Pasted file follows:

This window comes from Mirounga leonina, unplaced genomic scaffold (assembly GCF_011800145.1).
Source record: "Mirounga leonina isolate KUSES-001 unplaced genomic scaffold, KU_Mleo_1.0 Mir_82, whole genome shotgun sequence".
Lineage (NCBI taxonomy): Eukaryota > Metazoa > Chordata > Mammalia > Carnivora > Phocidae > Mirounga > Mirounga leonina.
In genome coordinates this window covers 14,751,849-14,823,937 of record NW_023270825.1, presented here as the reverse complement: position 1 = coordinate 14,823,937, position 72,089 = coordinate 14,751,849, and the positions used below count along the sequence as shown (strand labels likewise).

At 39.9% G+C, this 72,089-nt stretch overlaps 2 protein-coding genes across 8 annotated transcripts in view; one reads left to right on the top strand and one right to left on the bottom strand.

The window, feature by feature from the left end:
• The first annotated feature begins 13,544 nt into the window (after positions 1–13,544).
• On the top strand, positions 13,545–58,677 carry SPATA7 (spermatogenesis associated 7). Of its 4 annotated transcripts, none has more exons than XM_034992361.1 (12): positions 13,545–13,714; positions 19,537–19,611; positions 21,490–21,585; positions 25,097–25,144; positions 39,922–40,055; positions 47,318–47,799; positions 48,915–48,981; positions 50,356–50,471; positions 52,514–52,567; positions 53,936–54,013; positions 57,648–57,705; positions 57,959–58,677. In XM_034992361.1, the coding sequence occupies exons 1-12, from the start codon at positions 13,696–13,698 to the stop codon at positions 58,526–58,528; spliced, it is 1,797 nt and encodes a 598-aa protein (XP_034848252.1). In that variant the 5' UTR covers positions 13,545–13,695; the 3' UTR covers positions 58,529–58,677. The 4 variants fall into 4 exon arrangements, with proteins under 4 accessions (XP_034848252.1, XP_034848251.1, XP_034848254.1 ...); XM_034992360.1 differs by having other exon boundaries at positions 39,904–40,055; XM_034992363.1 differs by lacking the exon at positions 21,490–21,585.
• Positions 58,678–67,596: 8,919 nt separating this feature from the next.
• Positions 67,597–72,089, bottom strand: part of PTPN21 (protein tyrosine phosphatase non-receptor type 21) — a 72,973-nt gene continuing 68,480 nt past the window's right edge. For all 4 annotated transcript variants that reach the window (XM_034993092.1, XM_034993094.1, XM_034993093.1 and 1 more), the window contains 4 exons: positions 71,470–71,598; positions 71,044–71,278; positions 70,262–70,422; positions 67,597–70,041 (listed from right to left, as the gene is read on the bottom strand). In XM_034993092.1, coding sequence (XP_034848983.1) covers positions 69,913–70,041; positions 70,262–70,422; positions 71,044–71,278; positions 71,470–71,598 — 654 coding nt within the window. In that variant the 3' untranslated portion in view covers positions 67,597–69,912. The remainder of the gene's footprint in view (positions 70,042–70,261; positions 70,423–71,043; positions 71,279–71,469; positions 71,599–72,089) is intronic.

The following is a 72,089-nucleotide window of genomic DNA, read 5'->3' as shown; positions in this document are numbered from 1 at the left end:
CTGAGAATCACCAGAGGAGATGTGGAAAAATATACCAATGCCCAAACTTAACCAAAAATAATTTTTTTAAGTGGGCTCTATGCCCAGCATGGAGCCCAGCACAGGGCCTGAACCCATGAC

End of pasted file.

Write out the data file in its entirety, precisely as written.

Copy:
This window comes from Mirounga leonina, unplaced genomic scaffold (assembly GCF_011800145.1).
Source record: "Mirounga leonina isolate KUSES-001 unplaced genomic scaffold, KU_Mleo_1.0 Mir_82, whole genome shotgun sequence".
Lineage (NCBI taxonomy): Eukaryota > Metazoa > Chordata > Mammalia > Carnivora > Phocidae > Mirounga > Mirounga leonina.
In genome coordinates this window covers 14,751,849-14,823,937 of record NW_023270825.1, presented here as the reverse complement: position 1 = coordinate 14,823,937, position 72,089 = coordinate 14,751,849, and the positions used below count along the sequence as shown (strand labels likewise).

At 39.9% G+C, this 72,089-nt stretch overlaps 2 protein-coding genes across 8 annotated transcripts in view; one reads left to right on the top strand and one right to left on the bottom strand.

The window, feature by feature from the left end:
• The first annotated feature begins 13,544 nt into the window (after positions 1–13,544).
• On the top strand, positions 13,545–58,677 carry SPATA7 (spermatogenesis associated 7). Of its 4 annotated transcripts, none has more exons than XM_034992361.1 (12): positions 13,545–13,714; positions 19,537–19,611; positions 21,490–21,585; positions 25,097–25,144; positions 39,922–40,055; positions 47,318–47,799; positions 48,915–48,981; positions 50,356–50,471; positions 52,514–52,567; positions 53,936–54,013; positions 57,648–57,705; positions 57,959–58,677. In XM_034992361.1, the coding sequence occupies exons 1-12, from the start codon at positions 13,696–13,698 to the stop codon at positions 58,526–58,528; spliced, it is 1,797 nt and encodes a 598-aa protein (XP_034848252.1). In that variant the 5' UTR covers positions 13,545–13,695; the 3' UTR covers positions 58,529–58,677. The 4 variants fall into 4 exon arrangements, with proteins under 4 accessions (XP_034848252.1, XP_034848251.1, XP_034848254.1 ...); XM_034992360.1 differs by having other exon boundaries at positions 39,904–40,055; XM_034992363.1 differs by lacking the exon at positions 21,490–21,585.
• Positions 58,678–67,596: 8,919 nt separating this feature from the next.
• Positions 67,597–72,089, bottom strand: part of PTPN21 (protein tyrosine phosphatase non-receptor type 21) — a 72,973-nt gene continuing 68,480 nt past the window's right edge. For all 4 annotated transcript variants that reach the window (XM_034993092.1, XM_034993094.1, XM_034993093.1 and 1 more), the window contains 4 exons: positions 71,470–71,598; positions 71,044–71,278; positions 70,262–70,422; positions 67,597–70,041 (listed from right to left, as the gene is read on the bottom strand). In XM_034993092.1, coding sequence (XP_034848983.1) covers positions 69,913–70,041; positions 70,262–70,422; positions 71,044–71,278; positions 71,470–71,598 — 654 coding nt within the window. In that variant the 3' untranslated portion in view covers positions 67,597–69,912. The remainder of the gene's footprint in view (positions 70,042–70,261; positions 70,423–71,043; positions 71,279–71,469; positions 71,599–72,089) is intronic.

The following is a 72,089-nucleotide window of genomic DNA, read 5'->3' as shown; positions in this document are numbered from 1 at the left end:
CTGAGAATCACCAGAGGAGATGTGGAAAAATATACCAATGCCCAAACTTAACCAAAAATAATTTTTTTAAGTGGGCTCTATGCCCAGCATGGAGCCCAGCACAGGGCCTGAACCCATGAC